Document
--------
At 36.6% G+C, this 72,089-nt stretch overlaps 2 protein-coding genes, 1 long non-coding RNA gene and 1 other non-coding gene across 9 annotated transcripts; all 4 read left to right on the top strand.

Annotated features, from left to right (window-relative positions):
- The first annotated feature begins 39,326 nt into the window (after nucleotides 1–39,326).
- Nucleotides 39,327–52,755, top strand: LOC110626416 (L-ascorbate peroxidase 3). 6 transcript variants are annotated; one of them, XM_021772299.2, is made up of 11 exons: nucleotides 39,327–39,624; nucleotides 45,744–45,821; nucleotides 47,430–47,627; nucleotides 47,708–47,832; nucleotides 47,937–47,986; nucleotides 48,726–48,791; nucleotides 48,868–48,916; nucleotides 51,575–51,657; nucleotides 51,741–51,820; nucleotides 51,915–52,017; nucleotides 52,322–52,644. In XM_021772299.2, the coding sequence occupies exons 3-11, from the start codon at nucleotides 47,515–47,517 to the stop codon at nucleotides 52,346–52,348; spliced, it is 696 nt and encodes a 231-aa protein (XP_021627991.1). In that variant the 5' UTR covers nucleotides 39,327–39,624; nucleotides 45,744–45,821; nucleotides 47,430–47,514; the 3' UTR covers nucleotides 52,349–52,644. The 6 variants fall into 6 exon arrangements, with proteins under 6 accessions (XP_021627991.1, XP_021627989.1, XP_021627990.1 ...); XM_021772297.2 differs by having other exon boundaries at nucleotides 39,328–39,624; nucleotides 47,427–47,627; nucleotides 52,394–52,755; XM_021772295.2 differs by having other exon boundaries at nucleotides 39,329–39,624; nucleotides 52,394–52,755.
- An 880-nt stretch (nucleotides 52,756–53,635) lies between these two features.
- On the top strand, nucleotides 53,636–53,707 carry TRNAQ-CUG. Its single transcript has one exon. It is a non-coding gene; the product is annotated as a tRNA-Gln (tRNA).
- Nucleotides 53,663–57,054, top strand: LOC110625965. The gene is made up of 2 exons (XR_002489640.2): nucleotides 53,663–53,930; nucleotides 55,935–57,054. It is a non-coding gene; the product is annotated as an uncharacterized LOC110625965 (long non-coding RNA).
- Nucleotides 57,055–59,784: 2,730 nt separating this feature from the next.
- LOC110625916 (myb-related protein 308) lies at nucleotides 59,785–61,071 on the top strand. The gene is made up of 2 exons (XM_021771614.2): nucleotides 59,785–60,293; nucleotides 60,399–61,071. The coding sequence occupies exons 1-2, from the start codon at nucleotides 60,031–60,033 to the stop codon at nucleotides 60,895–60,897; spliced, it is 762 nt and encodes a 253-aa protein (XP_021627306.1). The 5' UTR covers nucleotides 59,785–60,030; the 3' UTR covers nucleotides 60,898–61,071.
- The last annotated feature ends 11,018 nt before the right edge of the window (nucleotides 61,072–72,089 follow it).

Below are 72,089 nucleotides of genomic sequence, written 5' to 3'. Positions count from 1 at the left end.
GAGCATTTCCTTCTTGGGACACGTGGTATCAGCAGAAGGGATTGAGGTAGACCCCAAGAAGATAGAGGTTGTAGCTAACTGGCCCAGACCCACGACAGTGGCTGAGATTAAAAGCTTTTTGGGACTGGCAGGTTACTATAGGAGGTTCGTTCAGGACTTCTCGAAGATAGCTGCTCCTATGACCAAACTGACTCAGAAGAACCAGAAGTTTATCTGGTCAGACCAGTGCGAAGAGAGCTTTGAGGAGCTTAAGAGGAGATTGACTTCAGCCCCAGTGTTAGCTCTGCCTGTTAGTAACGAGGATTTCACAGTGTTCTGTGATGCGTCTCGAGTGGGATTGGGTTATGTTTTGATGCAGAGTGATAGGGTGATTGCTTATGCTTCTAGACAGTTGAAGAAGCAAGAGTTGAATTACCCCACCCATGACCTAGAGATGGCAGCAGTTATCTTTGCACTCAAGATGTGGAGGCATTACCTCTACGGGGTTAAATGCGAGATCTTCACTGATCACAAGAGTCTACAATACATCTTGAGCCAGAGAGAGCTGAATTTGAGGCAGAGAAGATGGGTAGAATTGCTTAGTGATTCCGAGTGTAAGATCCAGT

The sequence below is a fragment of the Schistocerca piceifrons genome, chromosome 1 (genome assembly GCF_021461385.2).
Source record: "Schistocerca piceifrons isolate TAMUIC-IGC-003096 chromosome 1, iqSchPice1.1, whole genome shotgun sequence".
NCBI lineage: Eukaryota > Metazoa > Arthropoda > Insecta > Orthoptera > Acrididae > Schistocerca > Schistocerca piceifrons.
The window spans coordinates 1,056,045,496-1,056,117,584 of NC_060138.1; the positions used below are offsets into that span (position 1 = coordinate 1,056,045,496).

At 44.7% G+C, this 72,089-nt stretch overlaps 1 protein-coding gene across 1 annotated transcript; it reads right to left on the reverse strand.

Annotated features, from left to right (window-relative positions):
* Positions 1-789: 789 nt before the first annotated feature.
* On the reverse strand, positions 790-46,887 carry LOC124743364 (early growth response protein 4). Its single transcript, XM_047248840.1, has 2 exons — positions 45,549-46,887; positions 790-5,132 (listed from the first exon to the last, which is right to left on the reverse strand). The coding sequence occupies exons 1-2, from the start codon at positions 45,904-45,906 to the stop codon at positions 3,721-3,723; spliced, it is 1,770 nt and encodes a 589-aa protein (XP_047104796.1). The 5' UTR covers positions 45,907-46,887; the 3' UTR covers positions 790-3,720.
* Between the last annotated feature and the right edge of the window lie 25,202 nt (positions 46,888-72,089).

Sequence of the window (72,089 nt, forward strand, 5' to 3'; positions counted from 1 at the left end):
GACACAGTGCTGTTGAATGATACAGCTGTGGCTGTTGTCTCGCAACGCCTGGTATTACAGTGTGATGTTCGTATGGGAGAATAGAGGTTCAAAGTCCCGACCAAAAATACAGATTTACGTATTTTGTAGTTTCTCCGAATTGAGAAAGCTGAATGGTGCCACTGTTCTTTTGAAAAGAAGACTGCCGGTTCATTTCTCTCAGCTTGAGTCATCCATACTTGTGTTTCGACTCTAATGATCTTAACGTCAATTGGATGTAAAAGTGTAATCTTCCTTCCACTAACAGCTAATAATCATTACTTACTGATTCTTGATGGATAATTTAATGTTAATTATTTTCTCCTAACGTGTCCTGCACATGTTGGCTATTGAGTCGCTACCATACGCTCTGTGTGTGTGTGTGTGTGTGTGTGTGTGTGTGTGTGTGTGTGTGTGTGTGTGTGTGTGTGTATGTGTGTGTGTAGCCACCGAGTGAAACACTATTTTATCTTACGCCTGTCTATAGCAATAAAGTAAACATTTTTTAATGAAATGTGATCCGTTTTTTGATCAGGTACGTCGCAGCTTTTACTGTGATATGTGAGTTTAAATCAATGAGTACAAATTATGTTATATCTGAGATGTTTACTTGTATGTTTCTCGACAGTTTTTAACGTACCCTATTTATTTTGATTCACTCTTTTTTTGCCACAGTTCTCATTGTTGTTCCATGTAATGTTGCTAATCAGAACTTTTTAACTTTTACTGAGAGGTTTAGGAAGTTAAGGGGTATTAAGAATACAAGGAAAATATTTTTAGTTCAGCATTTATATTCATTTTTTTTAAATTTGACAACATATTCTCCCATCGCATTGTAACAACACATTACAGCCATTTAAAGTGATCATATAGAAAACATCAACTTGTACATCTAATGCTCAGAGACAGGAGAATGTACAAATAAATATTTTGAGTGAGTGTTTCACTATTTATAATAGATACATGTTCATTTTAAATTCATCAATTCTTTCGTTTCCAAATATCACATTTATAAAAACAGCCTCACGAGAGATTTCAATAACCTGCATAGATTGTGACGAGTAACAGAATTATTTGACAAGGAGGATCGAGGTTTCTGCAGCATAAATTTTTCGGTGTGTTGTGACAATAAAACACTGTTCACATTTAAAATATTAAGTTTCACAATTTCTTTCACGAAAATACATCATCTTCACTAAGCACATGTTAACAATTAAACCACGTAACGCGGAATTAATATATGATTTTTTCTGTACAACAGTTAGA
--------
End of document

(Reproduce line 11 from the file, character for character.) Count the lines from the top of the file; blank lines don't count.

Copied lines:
Below are 72,089 nucleotides of genomic sequence, written 5' to 3'. Positions count from 1 at the left end.